A judgment by the European Court of Justice (ECJ) on the exact time of flight arrivals is due to be made today (Thursday).
The ruling will have implications for compensation claims given that carriers must pay passengers up to €600 if they are responsible for a delay to arrival time of three hours.
The arrival time options being discussed by the ECJ following a query by budget carrier Germanwings are:
- the time the aircraft lands on the runway (‘touchdown’);
- the time the aircraft reaches its parking position and the parking brakes are engaged or the chocks have been applied (‘in-block time’);
- the time the aircraft door is opened;
- or a time defined by the parties in the context of party autonomy
Adeline Noorderhaven, manager of specialist flight compensation company EUclaim in the UK, believes the ECJ will clearly state that in-block time will be the time for all flights falling with the scope of the EC Regulation 261/2004 [governing compensation payment].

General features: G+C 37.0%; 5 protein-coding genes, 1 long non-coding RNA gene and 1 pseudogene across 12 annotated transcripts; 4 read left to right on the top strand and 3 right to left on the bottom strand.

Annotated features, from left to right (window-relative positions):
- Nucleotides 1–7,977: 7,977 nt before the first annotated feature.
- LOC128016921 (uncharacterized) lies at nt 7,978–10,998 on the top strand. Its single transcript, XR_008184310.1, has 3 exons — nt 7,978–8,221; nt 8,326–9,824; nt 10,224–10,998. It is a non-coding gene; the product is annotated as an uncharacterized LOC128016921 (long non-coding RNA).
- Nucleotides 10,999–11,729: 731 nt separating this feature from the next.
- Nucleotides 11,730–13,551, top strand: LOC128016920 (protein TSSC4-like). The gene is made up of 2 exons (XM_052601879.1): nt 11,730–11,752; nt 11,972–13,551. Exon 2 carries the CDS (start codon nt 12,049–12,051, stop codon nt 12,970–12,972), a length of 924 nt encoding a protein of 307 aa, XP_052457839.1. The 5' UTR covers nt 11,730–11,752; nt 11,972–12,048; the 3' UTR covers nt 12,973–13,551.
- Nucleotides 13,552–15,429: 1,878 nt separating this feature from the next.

She said: “Defining at what stage a plane has officially arrived is crucial. On average the time from landing (touchdown) to taxiing to the gate where the chocks are applied through to when the aircraft door is opened can be anything from 20 minutes upwards; every airport is different and these times therefore can vary dramatically.
“So the lack of cohesion over at which point a plane officially arrives, and the potential additional minutes of journey time, can make the difference of an airline having to pay out hefty compensation to passengers for delayed flights.
“Whichever side you are on it all adds up to a potentially costly bill.
“So, I look forward to hearing what the ECJ decides is the correct time to arrive.”
Sourced from Travel Weekly